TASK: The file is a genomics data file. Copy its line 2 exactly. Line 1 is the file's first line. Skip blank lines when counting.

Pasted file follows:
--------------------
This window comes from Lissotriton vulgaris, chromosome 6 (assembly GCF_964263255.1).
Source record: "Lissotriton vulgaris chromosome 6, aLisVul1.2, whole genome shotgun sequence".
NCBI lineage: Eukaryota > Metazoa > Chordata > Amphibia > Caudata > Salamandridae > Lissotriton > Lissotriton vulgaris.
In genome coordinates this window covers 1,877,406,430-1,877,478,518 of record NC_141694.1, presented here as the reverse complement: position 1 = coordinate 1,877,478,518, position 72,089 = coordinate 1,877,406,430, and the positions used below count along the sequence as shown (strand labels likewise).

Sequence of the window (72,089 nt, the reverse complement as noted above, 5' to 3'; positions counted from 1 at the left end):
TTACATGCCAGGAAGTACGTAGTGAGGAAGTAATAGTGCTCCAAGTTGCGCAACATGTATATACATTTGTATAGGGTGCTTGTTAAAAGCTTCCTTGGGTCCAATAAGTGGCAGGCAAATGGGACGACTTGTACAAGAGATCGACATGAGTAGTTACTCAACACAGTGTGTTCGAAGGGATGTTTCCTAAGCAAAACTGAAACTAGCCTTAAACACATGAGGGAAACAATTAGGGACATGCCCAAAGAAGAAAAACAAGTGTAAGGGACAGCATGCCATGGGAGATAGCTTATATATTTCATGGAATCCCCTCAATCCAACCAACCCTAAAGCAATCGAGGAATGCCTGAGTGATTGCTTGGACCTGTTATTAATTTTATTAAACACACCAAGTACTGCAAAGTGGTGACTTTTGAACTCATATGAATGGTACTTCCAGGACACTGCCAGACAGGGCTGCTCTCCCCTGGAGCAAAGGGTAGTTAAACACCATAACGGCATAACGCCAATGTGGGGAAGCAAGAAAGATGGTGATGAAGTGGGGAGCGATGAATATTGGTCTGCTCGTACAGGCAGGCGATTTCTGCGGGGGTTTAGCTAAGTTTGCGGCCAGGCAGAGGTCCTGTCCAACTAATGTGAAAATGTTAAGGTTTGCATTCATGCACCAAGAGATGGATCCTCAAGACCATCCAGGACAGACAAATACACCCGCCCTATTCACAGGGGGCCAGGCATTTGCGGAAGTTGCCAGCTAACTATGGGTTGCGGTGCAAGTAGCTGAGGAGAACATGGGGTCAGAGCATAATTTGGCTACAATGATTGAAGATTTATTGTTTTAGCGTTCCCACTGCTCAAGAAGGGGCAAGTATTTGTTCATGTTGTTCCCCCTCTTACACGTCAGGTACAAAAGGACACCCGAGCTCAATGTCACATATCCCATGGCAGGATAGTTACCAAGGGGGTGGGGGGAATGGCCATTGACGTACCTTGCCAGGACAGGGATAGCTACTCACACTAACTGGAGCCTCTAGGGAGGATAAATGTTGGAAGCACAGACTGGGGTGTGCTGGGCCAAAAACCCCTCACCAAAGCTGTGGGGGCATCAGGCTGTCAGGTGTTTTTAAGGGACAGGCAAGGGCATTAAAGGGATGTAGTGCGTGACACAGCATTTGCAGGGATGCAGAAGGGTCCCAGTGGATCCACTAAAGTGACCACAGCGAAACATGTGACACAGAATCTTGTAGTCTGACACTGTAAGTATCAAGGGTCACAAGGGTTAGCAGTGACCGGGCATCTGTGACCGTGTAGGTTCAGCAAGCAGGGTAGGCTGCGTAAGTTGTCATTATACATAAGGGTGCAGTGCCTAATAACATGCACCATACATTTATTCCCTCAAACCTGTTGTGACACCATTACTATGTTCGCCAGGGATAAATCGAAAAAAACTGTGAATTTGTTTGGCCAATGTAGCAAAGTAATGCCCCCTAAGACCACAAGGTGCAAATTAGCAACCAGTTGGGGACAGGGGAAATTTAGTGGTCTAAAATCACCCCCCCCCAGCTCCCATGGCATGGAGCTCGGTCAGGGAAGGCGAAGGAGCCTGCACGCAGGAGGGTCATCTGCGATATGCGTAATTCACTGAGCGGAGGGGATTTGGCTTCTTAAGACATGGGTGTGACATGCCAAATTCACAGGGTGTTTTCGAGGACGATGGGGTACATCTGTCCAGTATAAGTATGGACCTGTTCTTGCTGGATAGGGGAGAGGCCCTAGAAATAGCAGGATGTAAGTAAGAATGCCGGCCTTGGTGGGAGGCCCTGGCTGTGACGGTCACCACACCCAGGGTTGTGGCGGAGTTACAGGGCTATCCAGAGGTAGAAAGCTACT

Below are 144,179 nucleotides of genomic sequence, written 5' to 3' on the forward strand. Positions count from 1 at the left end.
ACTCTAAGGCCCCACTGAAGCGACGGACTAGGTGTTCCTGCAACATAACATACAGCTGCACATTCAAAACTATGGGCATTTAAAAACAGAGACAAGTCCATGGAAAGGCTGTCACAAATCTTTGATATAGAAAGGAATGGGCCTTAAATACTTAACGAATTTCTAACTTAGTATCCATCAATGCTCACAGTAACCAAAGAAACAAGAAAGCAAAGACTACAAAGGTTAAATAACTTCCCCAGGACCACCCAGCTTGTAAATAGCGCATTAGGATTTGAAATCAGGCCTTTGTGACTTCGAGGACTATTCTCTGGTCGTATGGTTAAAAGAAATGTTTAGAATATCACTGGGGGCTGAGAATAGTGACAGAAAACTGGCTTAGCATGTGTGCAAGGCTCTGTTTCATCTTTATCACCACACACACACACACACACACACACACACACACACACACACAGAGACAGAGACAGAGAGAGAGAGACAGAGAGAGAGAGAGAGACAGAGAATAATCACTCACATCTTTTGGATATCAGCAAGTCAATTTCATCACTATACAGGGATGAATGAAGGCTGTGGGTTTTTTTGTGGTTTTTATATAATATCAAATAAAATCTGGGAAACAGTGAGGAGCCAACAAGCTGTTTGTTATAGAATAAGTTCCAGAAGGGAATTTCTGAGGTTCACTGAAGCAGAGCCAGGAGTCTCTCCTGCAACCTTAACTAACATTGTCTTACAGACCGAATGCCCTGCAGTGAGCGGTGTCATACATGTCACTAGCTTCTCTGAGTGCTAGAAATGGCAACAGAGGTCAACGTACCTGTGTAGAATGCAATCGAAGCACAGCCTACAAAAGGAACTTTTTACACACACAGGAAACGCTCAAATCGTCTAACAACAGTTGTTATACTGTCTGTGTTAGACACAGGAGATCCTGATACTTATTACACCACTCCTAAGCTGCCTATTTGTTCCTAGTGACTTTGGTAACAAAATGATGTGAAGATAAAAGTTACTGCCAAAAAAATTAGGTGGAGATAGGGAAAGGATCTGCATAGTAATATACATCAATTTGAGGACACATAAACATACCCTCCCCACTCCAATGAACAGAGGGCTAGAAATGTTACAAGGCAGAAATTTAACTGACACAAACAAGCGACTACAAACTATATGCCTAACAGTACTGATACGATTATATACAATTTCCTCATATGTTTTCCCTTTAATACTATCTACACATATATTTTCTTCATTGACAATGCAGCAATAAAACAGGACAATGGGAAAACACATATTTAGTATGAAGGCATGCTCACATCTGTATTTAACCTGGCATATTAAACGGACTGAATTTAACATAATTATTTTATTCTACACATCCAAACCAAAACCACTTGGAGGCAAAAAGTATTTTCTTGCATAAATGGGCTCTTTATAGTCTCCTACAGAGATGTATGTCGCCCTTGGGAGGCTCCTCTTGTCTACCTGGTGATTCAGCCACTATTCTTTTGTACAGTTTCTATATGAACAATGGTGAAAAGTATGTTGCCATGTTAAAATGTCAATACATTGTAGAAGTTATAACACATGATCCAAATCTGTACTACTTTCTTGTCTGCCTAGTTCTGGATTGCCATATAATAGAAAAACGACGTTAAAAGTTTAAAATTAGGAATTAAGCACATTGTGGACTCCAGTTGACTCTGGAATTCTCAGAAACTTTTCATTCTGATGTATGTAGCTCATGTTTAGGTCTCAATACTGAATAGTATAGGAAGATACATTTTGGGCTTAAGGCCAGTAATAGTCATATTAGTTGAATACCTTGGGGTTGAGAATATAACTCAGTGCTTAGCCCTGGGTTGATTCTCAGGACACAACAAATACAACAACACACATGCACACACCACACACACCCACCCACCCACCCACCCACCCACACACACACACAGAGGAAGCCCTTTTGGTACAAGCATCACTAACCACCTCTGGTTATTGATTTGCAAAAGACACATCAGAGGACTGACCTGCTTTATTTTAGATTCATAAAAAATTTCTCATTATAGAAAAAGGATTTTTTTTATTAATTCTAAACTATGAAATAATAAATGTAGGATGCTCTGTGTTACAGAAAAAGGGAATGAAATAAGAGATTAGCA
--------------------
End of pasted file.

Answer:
Source record: "Lissotriton vulgaris chromosome 6, aLisVul1.2, whole genome shotgun sequence".